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Childhood Obesity Interventions Ideas from the Oklahoma REACH 2010 & REACH CEED Projects.

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Presentation on theme: "Childhood Obesity Interventions Ideas from the Oklahoma REACH 2010 & REACH CEED Projects."— Presentation transcript:

1 Childhood Obesity Interventions Ideas from the Oklahoma REACH 2010 & REACH CEED Projects

2 Indian Health Care Resource Center of Tulsa  Urban Indian Clinic  Non-profit, run by Board of Directors  Ambulatory clinic  Over 10,500 unduplicated patients in 2009  Medical  Dental  Optometry  Behavioral Health  Health Education & Wellness 47% of youth ages 5 – 19 are overweight or obese

3 IHCRC Clinic Policies  No vending machines  Moving toward healthier snacks for meetings  Beverage container policy  Tobacco-free 24/7

4 IHCRC REACH = New Grants Prevention grants obtained by IHCRC since REACH began:  IHS HPDP grant (renewed 3 rd time)  IHS Children & Youth Program grant  CDC HPDP grant (renewed for 5 more years)  ANA grant  IHS Public Health Nurse grant  Oklahoma Tobacco Settlement Endowment Trust

5 IHCRC Obesity Programs  We Can! Parent education program  Youth exercise class  CATCH intervention  CATCH Training  HEALTHY Training  Summer Camps program  After school programs  Youth dietitian  CYP grant

6 Oklahoma Health Disparities In Oklahoma, obesity is more prevalent among non-Hispanic American Indians at 36.6 percent than non-Hispanic whites at 28.2 percent. The prevalence of diabetes also varies by race and ethnicity in the state; 17.1 percent of non- Hispanic American Indians have diabetes compared to 9.0 percent of non-Hispanic whites. Source: America’s Health Rankings, 2009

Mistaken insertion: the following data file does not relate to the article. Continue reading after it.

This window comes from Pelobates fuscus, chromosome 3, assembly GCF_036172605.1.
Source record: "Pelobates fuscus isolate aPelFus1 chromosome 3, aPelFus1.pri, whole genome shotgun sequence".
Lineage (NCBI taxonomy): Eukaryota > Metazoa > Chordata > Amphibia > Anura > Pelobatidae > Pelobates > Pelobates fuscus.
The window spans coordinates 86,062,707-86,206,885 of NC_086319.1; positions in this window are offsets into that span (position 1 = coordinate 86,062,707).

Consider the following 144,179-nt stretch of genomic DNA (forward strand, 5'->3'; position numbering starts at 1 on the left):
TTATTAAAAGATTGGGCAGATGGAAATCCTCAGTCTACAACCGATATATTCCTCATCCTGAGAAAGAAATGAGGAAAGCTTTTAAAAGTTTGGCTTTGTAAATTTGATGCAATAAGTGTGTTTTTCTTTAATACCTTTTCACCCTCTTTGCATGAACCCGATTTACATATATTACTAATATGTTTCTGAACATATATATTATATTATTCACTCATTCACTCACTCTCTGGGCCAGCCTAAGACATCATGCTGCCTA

7 The Obesity Challenge By 2018, Oklahoma is expected to have the highest obesity rate in the country…. Between 56% & 60% obesity is expected (US – 42% - 47%) Source: America’s Health Rankings, 2009

8 Here in Oklahoma…  49 th in America’s Health Rankings  Prevalence of obesity: 30.9% (12% 1990)  22% of children live in poverty  Food insecurity is a major issue  Food deserts  “3 rd generation food stamp moms”  To reduce obesity, must reduce poverty & food insecurity  School & community gardens growing

9 Potential Healthy Corner Store

10 Healthy Corner Stores Legislation  Signed by governor  “Healthy corner store” means a grocery store that markets locally grown fresh fruits and vegetables and nutritious foods and for which the sale of beer and tobacco products constitutes less than ten percent (10%) of its gross sales excluding gasoline and other non- grocery products.  Designed to reduce obesity by providing healthier food options

11 Oklahoma Challenges  One of 2 states without a health education requirement in public schools  No snack and/or soda tax  No menu labeling law  No “Complete the Streets” policy  No physical activity requirement for middle & high school

12 Oklahoma REACH Project REACH 2010:  Oklahoma State Department of Health - Central Coordinating Organization  Cheyenne Arapaho  Wichita & Affiliated  Seminole  Pawnee  Absentee Shawnee  IHCRC  Cherokee  Chickasaw  Choctaw